AAAA Conference 2010

Something Short of Transformational: 4A's Confab Light on Issues

Industry Group Has Become More Relevant, but Practical Advice Still for Agencies Is Still Missing From Conference

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NEW YORK ( -- It often takes a risk to transform something steeped in history and tradition. And it doesn't always work out -- at least on the first attempt.

Mediabrands Worldwide CEO Nick Brien
Mediabrands Worldwide CEO Nick Brien Credit: Kipp Cheng
Such was the case with last week's 4A's Transformation conference in San Francisco. The revamped event, which for the first time brought together the previously separate creative-agency-focused leadership confab and the annual media-agency-focused media conference, came after a year of real changes within the 4A's that have made it more relevant and aggressive on substantive issues.

But many attendees came away saying the content didn't deliver on the organization's recent progress. In marketing the conference, the 4A's promised to get managers, creatives, media, digital and production "into the same room at the same time to discuss the pressing matters of the day." When it came time for the event, though, many of those pressing matters for an agency community struggling to emerge from the economic storm -- like dealing with procurement, agency-review processes and grasping emerging marketing channels like mobile -- went untouched. Other important subjects, like talent, diversity and agency compensation felt like afterthoughts.

The event's billing was compelling enough to draw impressive numbers: Total registration was 1,075, and 990 people wound up attending. That's a spike from the 750 attendees the 4A's drew last year for both the leadership and media conferences combined.

Rich DelCore, financial director, P&G
Rich DelCore, financial director, P&G Credit: Kipp Cheng
But the conference missed an opportunity to host a "forward-looking and innovative discussion" about the future of the industry, said Scott Neslund, CEO of Red Bricks Media. "There were moments of that but I didn't see it carrying from one presentation to the next consistently. They worked hard to make this a stellar conference but I think it still falls a bit behind the ANA. Their conference always seems to be a bit more of a thought-provoking conference and for some reason the 4A's hasn't hit that level yet."

'Just keeping pace'
Patrick Sarkissian, founder-CEO of digital and design agency Sarkissian Mason, said that at a time when the industry truly needed transformative ideas, the confab "was just keeping pace with small steps," adding, "I think the industry is still shell-shocked from the recession, so forums like this need to be more radical analysis of people creating change."

Others said what was meant to be the union of two separate events felt a bit more like a cannibalization rather than a venue addressing the issues facing both media and creative agencies on equal footing, and providing actionable ways on how the two can collaborate.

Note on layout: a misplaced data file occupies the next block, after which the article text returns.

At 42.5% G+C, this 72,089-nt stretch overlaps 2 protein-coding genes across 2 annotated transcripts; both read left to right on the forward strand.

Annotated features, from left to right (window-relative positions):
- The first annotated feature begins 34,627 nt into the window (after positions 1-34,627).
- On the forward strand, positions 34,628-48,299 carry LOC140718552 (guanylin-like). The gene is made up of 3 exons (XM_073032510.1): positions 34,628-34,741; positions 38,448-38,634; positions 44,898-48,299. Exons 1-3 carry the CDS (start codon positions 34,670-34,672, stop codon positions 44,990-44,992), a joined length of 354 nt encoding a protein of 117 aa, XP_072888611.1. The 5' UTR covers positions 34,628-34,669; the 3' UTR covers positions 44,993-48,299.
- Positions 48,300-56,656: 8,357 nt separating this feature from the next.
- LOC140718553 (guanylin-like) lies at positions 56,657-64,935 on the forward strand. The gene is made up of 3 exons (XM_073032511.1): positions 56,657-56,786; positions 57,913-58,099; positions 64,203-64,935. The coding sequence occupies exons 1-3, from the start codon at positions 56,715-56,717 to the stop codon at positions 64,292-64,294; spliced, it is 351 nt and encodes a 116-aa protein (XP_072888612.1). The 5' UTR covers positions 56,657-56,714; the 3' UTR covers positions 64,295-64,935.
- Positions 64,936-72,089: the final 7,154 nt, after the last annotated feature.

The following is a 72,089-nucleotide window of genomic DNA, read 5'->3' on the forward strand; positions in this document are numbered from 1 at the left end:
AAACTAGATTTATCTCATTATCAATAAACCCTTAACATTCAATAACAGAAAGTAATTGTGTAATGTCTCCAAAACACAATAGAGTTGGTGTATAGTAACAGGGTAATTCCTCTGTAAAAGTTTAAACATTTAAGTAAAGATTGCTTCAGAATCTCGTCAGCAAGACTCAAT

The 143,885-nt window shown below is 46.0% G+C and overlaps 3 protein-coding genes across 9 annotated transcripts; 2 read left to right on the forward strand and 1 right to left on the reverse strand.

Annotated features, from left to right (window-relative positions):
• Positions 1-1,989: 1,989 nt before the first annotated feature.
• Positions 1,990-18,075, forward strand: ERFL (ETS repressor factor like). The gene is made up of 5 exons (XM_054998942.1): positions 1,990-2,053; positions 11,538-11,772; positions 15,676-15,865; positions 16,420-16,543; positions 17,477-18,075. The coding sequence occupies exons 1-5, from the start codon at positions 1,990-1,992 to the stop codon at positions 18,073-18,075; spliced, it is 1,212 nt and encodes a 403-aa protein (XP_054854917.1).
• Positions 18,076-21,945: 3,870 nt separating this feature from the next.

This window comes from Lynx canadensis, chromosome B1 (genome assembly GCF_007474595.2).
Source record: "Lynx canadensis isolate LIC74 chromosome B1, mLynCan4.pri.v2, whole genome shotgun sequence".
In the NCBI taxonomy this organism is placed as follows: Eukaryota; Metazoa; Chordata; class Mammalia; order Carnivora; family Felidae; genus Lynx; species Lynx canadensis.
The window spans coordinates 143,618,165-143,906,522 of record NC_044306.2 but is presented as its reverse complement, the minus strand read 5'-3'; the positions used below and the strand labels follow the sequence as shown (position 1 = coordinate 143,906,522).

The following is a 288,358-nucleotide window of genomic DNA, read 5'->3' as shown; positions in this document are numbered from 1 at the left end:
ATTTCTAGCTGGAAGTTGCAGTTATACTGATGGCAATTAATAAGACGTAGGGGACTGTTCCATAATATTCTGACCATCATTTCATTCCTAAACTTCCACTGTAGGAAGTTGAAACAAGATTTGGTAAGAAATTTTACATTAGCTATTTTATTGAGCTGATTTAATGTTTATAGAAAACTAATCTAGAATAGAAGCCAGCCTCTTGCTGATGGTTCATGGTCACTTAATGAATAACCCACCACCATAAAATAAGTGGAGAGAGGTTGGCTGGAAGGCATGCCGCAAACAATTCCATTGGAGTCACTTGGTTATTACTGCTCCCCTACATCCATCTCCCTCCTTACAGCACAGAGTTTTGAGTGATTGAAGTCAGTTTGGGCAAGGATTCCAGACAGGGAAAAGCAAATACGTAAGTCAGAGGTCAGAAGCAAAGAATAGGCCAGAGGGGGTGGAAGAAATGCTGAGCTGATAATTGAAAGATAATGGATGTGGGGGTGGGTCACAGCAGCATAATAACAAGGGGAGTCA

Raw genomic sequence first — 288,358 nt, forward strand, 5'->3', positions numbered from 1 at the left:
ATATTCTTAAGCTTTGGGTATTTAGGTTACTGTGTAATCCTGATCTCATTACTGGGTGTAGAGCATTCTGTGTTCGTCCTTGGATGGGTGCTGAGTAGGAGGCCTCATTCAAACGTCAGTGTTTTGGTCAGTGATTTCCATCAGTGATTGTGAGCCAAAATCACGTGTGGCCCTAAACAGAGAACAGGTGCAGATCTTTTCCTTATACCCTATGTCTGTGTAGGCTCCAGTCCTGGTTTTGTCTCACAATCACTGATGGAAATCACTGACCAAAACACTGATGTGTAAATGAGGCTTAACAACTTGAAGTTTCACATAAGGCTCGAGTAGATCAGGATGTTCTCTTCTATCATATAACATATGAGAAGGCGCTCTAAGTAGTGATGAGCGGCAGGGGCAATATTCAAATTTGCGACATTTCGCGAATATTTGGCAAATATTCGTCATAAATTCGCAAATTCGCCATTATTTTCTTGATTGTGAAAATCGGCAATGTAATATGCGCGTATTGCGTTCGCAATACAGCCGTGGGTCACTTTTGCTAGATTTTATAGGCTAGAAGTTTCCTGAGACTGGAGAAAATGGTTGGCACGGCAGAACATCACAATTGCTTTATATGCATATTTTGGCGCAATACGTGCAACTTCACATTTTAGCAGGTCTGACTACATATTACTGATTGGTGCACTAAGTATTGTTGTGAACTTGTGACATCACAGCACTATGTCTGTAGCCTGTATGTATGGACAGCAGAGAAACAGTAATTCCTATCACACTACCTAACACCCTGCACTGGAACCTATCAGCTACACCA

The agenda and speakers felt more media-led than management-focused, with absences among senior executives from large creative shops, a group to whom the management conference has long laid claim.

Louis Jones, North American CEO of WPP's Maxus, called it an admirable attempt, but a lost opportunity to bring key creative and media agency executives together to discuss big issues. "It could have dug deeper on all topics," he said. "Compensation could be its own conference. There should have been more focus on successful integrations."

4A's President-CEO Nancy Hill
4A's President-CEO Nancy Hill Credit: Kipp Cheng
There was one panel discussion that addressed compensation, featuring Procter & Gamble and a pair of its agency partners. But few execs heard the discussion, as it was at the tail end of the conference when most attendees had already left.

Nancy Hill, the 4A's president-CEO, defended the conferences' bold promise and said the inaugural effort was a success. The feedback she received was "extraordinarily positive," she told Ad Age. And she dismissed notions that the attendee mix lacked many creative-agency execs, saying that "creatives have never had strong attendance."

"More importantly," she said, "we had a depth of leadership, like account management and account planning." With regard to mobile marketing's absence from the agenda, Ms. Hill said a discussion led by Wired Editor in Chief Chris Anderson on whether tablets are the future of media covered where mobile is headed.

Many offered their advice for improving the conference next year. Lisa Donohue, U.S. CEO of Publicis Groupe's Starcom USA, said she would like to see more participation from other industries. "This becomes too insular and then it's just the industry talking to itself," she said.

And Maxus' Mr. Jones said if the marketing industry is going to try and create change on the agency and client sides, there has to be a stronger presence from marketers. "There has to be a client perspective on all of these discussions," he said, recommending that a partnership between the 4A's and the Association of National Advertisers could result in a stronger presence from brands.

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